Assuming the war remains a purely Israeli-Iranian affair, it’s easy to see how meagre Iran’s powers of retaliation would be in comparison. Air strikes on Israel are out of the question: the IAF would knock out anything in the sky well before it even approached its territory (plus, the Iranian air force is defensive in nature, and does not have the capabilities for deep strike). The only option left would be to use ballistic missile attacks, similar to the Scuds launched by Iraq during the first Gulf War. These would not be terribly accurate and Israel has some anti-ballistic missile capability of its own (such as Patriot missile batteries), but you only need a few to fall on densely populated areas of Tel Aviv or Jerusalem to get dozens, and possibly hundreds of civilians killed. This, in turn, would probably make Israel’s follow-up response even more violent. Having attacked the suspected weapons sites in those crucial first waves, the IAF would follow up with further precision strikes on key Iranian political, military and C3 targets, doing as much damage as it can before the inevitable arises: those terribly expensive bombs and missiles run out.
This is one of the most embarrassingly common features of high-intensity modern war and it is particularly acute for second-tier military powers such as Israel which largely depend on the US for its logistical support. The French and British, for example, had nearly run out of weapons after just a few weeks of combat in Libya despite using only a fraction of their air power in what was essentially a low-intensity conflict. A high-intensity war would make the logistical crisis even worse which means that unless the US restocks Israel with an endless supply of weaponry, one can easily envision the war gradually winding down after a few weeks at which time a negotiated cease fire could be found. At the expense of low civilian casualties, Israel would have set back Iran’s weapons program at least for a year or more and caused moderate-to-significant physical damage to its military and civilian infrastructure. Despite its formidable domestic propaganda machine, it’s hard to see Iran claiming victory in this scenario, which would put huge political pressure on the government in the face of a mounting pro-democracy opposition.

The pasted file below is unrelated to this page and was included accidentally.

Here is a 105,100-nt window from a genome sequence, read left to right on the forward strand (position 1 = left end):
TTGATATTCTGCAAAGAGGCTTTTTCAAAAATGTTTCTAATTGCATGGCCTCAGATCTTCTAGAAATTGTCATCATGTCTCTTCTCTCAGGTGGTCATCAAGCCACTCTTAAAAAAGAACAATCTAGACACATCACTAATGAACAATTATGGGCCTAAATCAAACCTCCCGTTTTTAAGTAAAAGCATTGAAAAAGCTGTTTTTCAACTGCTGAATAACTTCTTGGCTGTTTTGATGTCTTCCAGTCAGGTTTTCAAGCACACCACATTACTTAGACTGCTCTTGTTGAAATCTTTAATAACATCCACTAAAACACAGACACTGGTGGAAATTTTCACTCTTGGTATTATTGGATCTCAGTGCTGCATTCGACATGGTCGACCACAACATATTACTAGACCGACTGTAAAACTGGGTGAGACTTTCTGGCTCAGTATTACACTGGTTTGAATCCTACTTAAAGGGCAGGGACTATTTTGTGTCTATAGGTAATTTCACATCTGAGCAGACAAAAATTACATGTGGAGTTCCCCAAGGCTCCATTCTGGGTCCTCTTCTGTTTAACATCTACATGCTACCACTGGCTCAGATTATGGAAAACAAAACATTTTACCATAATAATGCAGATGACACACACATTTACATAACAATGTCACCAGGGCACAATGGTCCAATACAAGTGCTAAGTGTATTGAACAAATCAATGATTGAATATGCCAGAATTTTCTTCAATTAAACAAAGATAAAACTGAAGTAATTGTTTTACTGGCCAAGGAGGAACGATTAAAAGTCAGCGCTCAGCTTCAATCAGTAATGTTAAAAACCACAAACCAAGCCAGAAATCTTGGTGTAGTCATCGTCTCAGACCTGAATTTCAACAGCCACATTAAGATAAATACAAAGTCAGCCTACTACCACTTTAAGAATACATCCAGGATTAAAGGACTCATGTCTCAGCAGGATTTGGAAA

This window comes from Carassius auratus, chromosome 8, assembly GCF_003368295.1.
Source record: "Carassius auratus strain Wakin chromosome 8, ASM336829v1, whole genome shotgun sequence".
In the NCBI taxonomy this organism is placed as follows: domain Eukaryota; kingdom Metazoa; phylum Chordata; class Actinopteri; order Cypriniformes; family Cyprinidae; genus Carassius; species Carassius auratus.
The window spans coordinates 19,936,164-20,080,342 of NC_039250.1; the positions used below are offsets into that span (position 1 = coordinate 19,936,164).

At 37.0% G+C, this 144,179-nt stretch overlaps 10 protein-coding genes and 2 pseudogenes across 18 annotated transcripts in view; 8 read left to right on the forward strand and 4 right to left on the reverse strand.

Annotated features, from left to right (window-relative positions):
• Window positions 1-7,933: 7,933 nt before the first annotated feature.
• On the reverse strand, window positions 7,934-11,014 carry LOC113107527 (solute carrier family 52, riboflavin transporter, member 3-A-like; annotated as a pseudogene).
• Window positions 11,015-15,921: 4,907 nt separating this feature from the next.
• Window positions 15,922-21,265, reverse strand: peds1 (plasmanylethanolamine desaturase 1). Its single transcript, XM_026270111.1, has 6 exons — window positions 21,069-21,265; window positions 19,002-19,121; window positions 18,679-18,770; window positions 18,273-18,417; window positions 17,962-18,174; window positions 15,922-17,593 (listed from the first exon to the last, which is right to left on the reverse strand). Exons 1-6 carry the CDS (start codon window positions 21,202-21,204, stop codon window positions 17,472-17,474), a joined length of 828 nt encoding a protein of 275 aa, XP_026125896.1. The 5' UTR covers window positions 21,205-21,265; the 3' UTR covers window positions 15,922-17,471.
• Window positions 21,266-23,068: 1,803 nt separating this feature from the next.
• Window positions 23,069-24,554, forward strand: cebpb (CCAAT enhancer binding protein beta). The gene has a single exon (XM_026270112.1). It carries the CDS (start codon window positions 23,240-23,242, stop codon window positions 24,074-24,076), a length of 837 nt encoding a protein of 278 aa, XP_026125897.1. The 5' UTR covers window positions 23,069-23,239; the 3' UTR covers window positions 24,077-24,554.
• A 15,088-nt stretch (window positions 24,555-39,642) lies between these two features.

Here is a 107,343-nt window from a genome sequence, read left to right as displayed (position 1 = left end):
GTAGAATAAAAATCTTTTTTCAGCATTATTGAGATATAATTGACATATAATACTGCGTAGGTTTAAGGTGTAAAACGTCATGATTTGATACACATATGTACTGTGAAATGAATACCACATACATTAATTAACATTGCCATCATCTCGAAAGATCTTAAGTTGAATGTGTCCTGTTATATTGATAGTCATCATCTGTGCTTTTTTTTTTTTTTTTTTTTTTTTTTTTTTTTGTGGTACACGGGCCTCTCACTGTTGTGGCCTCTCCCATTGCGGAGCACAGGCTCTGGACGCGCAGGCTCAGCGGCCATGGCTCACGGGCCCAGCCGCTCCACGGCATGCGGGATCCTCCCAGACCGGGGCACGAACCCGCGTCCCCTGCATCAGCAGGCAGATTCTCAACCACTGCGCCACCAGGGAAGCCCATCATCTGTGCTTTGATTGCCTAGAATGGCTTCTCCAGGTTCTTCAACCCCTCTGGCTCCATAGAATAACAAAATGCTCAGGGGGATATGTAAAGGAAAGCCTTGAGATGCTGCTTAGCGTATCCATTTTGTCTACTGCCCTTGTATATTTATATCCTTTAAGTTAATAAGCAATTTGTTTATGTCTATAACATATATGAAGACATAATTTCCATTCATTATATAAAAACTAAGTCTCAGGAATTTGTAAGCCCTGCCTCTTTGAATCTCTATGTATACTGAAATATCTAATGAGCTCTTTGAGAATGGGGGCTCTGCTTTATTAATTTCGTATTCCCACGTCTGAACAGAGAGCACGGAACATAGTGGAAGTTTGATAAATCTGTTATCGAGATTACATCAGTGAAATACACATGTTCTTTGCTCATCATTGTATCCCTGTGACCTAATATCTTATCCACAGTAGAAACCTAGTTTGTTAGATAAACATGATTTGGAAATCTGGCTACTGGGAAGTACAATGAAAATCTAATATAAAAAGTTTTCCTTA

…which is why Iran needs to strike at the US
Iran cannot damage Israel enough to claim victory, but it can – ironically – do much more damage against an even mightier opponent: the US. There are two fundamental benefits for Iran in drawing the US into a conflict: 1) the economic fallout that a rise in oil prices would have on the US and Europe, added to the extra military expense that would cripple the US budget and 2) the political benefits to the Iranian regime which can claim that it went up against not just one, but its two hated enemies. Of course, number two is only a viable benefit if the regime is not threatened by extinction, as was the case of Saddam’s Iraq in 2003. But to eliminate the Iranian regime, you’d have to topple it by force and this would invariably necessitate an invasion.
Would the Obama administration invade Iran? One can easily imagine the US bombing the country back into the stone age but putting US troops on the ground facing a long, and protracted ground war followed by an occupation is another thing entirely. Unlike Iraq, Iran is a larger, more mountainous country. Its 79 million people is well over twice that of Iraq (30 million). The open desert of the Mesopotamian plain which runs across Iraq makes it perfect terrain for mechanized warfare but any quick look at a topographical map of Iran would give any tank commander nightmares. The last thing an American politician wants is a long, hard Afghanistan-style infantry slog. Invasion and regime change are therefore out of the question.
So now we have a variation of the initial scenario, in which Iran responds to an Israeli aggression by attacking US naval forces or shipping in general along the Persian Gulf, particularly through the Straits of Hormuz (the choke point that separates the Persian Gulf with the Indian Ocean and is less than 40 km wide). In an election year, the US would have no choice but to respond, let the Obama administration give any hint of weakness. Such a response would be quick and vigorous, by clearing the seas of Iran’s minuscule navy, and bombing the daylights out of any naval and military installation along the coast. Iran’s “closing” of the Straits would therefore be a very short and temporary affair, but markets have already begun considering the implications of such a scenario and an oil price of $200 per barrel (and perhaps $150 or more while the war drags on) is a real possibility. Of course, having now been drawn in, the US is unlikely to just limit itself to local attacks, it might as well finish what Israel started by attempting to destroy whatever remains of Iran’s suspected weapons sites, and by attacking Iran’s political, military and C3 infrastructure on a scale well beyond what Israel could have managed with its air power alone.